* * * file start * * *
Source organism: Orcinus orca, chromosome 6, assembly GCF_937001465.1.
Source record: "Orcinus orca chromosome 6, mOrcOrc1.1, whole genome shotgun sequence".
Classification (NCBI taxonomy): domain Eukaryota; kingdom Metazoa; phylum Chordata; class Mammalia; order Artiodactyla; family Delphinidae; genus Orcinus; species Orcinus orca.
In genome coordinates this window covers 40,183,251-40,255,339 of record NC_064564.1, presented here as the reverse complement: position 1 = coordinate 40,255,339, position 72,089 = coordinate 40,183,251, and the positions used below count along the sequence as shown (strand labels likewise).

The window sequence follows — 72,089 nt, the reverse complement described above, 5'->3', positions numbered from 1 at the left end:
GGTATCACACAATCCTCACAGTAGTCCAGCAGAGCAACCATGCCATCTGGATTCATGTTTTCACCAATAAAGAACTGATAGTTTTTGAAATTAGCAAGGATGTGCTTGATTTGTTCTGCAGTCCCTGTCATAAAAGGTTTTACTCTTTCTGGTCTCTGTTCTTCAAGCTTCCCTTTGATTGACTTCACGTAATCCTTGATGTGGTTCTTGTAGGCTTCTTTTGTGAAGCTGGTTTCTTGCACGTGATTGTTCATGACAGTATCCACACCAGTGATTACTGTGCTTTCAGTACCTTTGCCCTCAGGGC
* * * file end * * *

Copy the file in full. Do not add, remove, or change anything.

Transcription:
Source organism: Orcinus orca, chromosome 6, assembly GCF_937001465.1.
Source record: "Orcinus orca chromosome 6, mOrcOrc1.1, whole genome shotgun sequence".
Classification (NCBI taxonomy): domain Eukaryota; kingdom Metazoa; phylum Chordata; class Mammalia; order Artiodactyla; family Delphinidae; genus Orcinus; species Orcinus orca.
In genome coordinates this window covers 40,183,251-40,255,339 of record NC_064564.1, presented here as the reverse complement: position 1 = coordinate 40,255,339, position 72,089 = coordinate 40,183,251, and the positions used below count along the sequence as shown (strand labels likewise).

The window sequence follows — 72,089 nt, the reverse complement described above, 5'->3', positions numbered from 1 at the left end:
GGTATCACACAATCCTCACAGTAGTCCAGCAGAGCAACCATGCCATCTGGATTCATGTTTTCACCAATAAAGAACTGATAGTTTTTGAAATTAGCAAGGATGTGCTTGATTTGTTCTGCAGTCCCTGTCATAAAAGGTTTTACTCTTTCTGGTCTCTGTTCTTCAAGCTTCCCTTTGATTGACTTCACGTAATCCTTGATGTGGTTCTTGTAGGCTTCTTTTGTGAAGCTGGTTTCTTGCACGTGATTGTTCATGACAGTATCCACACCAGTGATTACTGTGCTTTCAGTACCTTTGCCCTCAGGGC